For example, the social security trust funds' bonds are included in the debt subject to the limit; the key is that obligations issued under 31 USC § 3101 are subject to the limit.
42 USC § 401(d) authorizes issuance of govt obligations to the soc sec trust funds under chapter 31 of title 31. It reads, in part, "The purposes for which obligations of the United States may be issued under chapter 31 of Title 31 are hereby extended to authorize the issuance at par of public-debt obligations for purchase by the Trust Funds."
31 USC § 3101 places a $14.294 trillion limit on the face amount of obligations issued "under this chapter" (chapter 31 of title 31) and of certain other obligations.
There is of course the question whether any particular obligation was issued under Chapter 31 of Title 31.
Posted by: Mark Scarberry | Jul 30, 2011 9:27:05 PM
how about presumptive repeal?
any comments on implicit repeal?
if congress passes statue A and then later conflicting statute B-do not the cannons of construction say statute B repeals statute A?
replace A with “debt ceiling” and B with “recent appropriations bill” and walllah!!
Posted by: bob | Jul 30, 2011 10:35:45 PM
This is a place where seeing the relevant OLC memoranda would be useful. I assume Treasury could use its emergency stabilization fund for this purpose (it used that to bail out the money market funds) by trading that money in for warrants or IOUs or something. But that's small potatoes. But more generally, without wanting to sound too cynical, given that Treasury has devised the nitty gritty rules for the coming and and sending out of money, I don't see why it couldn't create a conduit funded with expected future revenues and finance things through it. It would be technical and unsatisfying, but Treasury wouldn't be issuing more debt, the conduit would be. Many a financial institution has done the same thing - it's just off balance sheet finance. Then you'd have to ask yourself whether this technicality would run afoul of the clear purpose of the debt ceiling, who would have standing to make a case out it, whether it would be a political question, and so on.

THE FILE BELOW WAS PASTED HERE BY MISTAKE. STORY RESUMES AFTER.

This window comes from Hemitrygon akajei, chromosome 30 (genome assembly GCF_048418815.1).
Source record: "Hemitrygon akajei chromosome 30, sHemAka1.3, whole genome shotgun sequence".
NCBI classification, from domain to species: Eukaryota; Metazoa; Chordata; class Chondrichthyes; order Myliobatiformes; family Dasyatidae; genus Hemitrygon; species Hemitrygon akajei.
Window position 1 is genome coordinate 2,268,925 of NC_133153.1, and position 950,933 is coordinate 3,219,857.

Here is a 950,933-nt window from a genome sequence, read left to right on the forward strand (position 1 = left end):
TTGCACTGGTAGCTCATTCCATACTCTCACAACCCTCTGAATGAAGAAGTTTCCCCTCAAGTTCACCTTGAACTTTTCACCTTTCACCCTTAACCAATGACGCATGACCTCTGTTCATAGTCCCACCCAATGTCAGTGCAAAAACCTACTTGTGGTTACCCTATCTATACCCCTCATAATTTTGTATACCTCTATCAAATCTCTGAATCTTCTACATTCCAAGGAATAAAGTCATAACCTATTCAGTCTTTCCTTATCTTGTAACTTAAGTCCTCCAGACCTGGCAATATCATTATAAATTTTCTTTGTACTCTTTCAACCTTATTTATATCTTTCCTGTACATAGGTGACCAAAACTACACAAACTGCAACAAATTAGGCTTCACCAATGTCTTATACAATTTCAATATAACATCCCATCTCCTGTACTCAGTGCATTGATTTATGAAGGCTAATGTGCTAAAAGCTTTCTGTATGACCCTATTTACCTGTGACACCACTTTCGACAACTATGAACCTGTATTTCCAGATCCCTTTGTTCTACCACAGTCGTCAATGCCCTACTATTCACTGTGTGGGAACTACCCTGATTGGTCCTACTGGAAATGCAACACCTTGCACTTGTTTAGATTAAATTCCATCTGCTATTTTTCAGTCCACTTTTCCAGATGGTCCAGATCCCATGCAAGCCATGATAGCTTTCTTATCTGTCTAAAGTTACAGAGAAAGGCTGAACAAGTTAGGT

I'm not saying that this would obviously work - I don't know if it would square with accounting principles, and it could be that there's statutory language foreclosing this sort of thing. But it would be the first thing I would think of.
Posted by: David Zaring | Jul 30, 2011 11:33:28 PM
This is a place where seeing the relevant OLC memoranda would be useful. I assume Treasury could use its emergency stabilization fund for this purpose (it used that to bail out the money market funds) by trading that money in for warrants or IOUs or something. But that's small potatoes. But more generally, without wanting to sound too cynical, given that Treasury has devised the nitty gritty rules for the coming and and sending out of money, I don't see why it couldn't create a conduit funded with expected future revenues and finance things through it.
Posted by: dresses | Aug 4, 2011 4:22:10 AM